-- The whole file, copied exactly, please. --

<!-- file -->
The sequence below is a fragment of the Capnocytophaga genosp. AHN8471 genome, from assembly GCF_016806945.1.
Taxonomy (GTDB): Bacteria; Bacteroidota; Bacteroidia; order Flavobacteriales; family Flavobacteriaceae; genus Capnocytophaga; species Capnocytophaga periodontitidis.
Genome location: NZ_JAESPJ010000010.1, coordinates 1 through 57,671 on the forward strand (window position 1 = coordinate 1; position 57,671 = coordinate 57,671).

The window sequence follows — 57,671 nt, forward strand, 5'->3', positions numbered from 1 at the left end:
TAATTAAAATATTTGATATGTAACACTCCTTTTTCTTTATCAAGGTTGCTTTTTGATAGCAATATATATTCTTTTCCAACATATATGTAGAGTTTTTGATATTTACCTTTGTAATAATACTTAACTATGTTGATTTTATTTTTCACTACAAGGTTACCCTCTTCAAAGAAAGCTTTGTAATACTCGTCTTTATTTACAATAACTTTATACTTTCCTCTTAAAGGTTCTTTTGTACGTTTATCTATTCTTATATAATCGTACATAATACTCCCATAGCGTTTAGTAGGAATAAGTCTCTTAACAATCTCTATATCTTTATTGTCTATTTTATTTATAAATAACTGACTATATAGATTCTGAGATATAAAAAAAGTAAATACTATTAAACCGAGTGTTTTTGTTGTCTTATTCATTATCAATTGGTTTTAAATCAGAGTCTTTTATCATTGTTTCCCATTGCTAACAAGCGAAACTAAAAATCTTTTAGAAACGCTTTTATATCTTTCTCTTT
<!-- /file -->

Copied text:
The sequence below is a fragment of the Capnocytophaga genosp. AHN8471 genome, from assembly GCF_016806945.1.
Taxonomy (GTDB): Bacteria; Bacteroidota; Bacteroidia; order Flavobacteriales; family Flavobacteriaceae; genus Capnocytophaga; species Capnocytophaga periodontitidis.
Genome location: NZ_JAESPJ010000010.1, coordinates 1 through 57,671 on the forward strand (window position 1 = coordinate 1; position 57,671 = coordinate 57,671).

The window sequence follows — 57,671 nt, forward strand, 5'->3', positions numbered from 1 at the left end:
TAATTAAAATATTTGATATGTAACACTCCTTTTTCTTTATCAAGGTTGCTTTTTGATAGCAATATATATTCTTTTCCAACATATATGTAGAGTTTTTGATATTTACCTTTGTAATAATACTTAACTATGTTGATTTTATTTTTCACTACAAGGTTACCCTCTTCAAAGAAAGCTTTGTAATACTCGTCTTTATTTACAATAACTTTATACTTTCCTCTTAAAGGTTCTTTTGTACGTTTATCTATTCTTATATAATCGTACATAATACTCCCATAGCGTTTAGTAGGAATAAGTCTCTTAACAATCTCTATATCTTTATTGTCTATTTTATTTATAAATAACTGACTATATAGATTCTGAGATATAAAAAAAGTAAATACTATTAAACCGAGTGTTTTTGTTGTCTTATTCATTATCAATTGGTTTTAAATCAGAGTCTTTTATCATTGTTTCCCATTGCTAACAAGCGAAACTAAAAATCTTTTAGAAACGCTTTTATATCTTTCTCTTT